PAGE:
* Russia will suffer economically and politically, she says
* Merkel’s diplomatic overtures to Putin have failed so far
* Germany dropping reticence on sanctions as crisis drags
By Stephen Brown and Madeline Chambers
BERLIN, March 13 (Reuters) - Germany’s Angela Merkel warned Moscow on Thursday that it risked “massive” political and economic damage if it refused to change course on Ukraine, saying Western leaders were united in their readiness to impose sanctions on Russia if necessary.
The chancellor, using her strongest language since the start of the crisis and removing any suspicion that Germany might seek to avoid a confrontation with President Vladimir Putin, said his actions would lead to “catastrophe” for Ukraine and much more.
“We would not only see it, also as neighbours of Russia, as a threat. And it would not only change the European Union’s relationship with Russia,” she said in a speech in parliament. “No, this would also cause massive damage to Russia, economically and politically.”
Merkel has acknowledged that her efforts to persuade Putin to negotiate via a “contact group” with the transition government in Kiev - which he accuses of ousting Russian-backed president Viktor Yanukovich unlawfully - have failed and time is running out.
Russian troops have seized control of the Ukrainian region of Crimea on the Black Sea, backing separatists who have taken over the local government and are preparing a referendum on Sunday which could pave the way for annexation by Russia.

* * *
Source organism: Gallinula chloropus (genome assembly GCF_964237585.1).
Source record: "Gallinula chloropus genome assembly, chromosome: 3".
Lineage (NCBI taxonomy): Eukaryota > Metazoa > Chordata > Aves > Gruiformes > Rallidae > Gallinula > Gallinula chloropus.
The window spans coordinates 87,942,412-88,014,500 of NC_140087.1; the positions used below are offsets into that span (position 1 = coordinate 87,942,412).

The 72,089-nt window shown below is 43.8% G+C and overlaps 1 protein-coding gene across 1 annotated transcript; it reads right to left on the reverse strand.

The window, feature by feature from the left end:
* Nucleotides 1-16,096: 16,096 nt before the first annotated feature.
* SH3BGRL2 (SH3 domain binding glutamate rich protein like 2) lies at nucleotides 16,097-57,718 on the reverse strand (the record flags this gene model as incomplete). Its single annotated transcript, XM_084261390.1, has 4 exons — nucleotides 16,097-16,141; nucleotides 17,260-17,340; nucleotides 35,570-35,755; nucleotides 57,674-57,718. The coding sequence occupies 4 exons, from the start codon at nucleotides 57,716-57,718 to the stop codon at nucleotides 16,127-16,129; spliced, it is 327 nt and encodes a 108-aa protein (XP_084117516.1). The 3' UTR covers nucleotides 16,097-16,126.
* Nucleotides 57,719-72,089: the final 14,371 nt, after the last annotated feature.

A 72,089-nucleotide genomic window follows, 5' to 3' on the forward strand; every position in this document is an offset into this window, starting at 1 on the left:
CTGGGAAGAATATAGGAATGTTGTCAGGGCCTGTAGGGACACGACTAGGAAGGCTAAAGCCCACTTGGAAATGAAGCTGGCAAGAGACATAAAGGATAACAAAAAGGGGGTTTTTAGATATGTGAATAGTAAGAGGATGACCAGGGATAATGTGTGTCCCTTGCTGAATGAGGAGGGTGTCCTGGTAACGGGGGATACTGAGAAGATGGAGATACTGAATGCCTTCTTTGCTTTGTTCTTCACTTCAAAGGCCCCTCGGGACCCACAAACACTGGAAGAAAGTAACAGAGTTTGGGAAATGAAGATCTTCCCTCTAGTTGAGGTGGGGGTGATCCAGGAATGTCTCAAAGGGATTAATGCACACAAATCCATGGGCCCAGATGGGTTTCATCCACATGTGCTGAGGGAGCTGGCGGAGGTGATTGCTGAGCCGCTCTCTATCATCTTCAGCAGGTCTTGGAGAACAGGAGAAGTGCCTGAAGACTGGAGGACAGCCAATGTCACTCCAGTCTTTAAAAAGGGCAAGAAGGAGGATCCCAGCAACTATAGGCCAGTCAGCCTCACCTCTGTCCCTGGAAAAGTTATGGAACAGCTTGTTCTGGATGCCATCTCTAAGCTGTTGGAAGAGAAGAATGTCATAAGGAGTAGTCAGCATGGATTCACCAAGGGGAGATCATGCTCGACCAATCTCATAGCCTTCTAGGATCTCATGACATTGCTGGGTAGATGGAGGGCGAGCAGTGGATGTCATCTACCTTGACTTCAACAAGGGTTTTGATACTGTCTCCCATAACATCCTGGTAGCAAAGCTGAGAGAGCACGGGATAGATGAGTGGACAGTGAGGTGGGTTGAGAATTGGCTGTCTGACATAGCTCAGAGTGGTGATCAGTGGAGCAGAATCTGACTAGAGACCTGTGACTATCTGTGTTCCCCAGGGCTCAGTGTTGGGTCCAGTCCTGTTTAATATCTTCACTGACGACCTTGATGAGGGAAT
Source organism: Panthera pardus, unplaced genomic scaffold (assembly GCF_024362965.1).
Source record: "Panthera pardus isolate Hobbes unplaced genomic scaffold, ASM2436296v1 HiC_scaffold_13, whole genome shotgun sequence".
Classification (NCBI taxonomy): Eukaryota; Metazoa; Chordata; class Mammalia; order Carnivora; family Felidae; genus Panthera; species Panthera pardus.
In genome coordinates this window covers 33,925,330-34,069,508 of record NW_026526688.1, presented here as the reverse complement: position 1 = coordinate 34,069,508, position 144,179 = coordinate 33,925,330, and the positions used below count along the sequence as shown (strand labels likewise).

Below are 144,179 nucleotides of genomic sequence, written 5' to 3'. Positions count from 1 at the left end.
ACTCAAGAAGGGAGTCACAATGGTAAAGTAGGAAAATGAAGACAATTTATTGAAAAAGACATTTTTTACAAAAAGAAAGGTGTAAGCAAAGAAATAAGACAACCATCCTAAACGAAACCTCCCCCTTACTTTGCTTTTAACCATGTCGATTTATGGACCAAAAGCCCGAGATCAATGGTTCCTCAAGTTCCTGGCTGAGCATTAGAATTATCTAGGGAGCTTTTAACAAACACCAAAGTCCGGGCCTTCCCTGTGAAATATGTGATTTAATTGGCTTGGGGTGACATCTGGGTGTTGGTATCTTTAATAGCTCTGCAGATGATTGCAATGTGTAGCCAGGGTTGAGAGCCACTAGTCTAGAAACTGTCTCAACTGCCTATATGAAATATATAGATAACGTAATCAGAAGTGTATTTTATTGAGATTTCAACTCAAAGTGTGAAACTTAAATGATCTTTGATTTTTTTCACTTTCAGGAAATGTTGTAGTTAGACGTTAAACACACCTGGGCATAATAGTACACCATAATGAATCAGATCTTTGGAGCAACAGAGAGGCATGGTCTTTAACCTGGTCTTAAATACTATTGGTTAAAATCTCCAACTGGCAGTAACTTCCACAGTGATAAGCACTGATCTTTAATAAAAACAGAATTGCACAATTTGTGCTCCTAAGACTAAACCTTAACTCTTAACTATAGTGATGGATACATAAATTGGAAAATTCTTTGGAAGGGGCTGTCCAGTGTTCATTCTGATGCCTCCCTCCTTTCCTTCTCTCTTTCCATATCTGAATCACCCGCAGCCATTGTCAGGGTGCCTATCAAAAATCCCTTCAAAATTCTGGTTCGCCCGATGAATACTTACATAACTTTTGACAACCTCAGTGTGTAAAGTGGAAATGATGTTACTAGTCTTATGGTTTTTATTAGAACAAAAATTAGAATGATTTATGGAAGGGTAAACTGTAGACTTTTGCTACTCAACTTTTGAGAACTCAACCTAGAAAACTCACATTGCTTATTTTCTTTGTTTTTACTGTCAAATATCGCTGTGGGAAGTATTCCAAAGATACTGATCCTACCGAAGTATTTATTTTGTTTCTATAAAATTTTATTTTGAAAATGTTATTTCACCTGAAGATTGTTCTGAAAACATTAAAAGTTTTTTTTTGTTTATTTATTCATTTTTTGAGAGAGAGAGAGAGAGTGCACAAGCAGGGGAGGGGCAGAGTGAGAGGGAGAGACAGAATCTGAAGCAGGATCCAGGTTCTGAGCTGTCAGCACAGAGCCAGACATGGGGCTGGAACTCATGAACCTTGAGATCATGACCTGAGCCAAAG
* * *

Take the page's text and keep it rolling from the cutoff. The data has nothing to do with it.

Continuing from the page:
Merkel reiterated that if Putin continues to snub diplomacy and lets the referendum in Crimea go ahead, the EU - in close coordination with Washington and NATO - would impose tougher sanctions than the largely symbolic measures taken so far.
Travel bans and asset freezes on people and firms accused by Brussels of helping to violate Ukraine’s territorial integrity could be approved by EU foreign ministers on Monday.
European leaders, who meet next Thursday, will discuss action affecting trade with Russia if it presses ahead with its current course in Ukraine.
“To be absoultely clear, none of us want it to come to such measures but we are all ready and determined to if they are unavoidable,” said Merkel.
Germany receives over a third of its gas and oil from Russia and over 6,000 German firms are active there. A poll last week showed that a majority of Germans oppose sanctions against Russia.
Merkel grew up behind the Iron Curtain, speaks Russian and has tried to leverage her influence with Putin, whom she has known for 14 years, in countless phone calls. The former KGB officer, who himself speaks German, is said to respect her as a strong leader.
But Merkel lamented in an unusually emotive speech that the Russian leader was destroying years of post-Soviet rapprochement and was dragging Europe back into “a conflict about spheres of influence and territorial claims that we know from the 19th or 20th-century but thought were a thing of the past”.
“The territorial integrity of Ukraine cannot be called into question,” she told the Bundestag lower house of parliament, making clear that Crimea could not be compared to Kosovo, which seceded from the former Yugoslavia in 2008.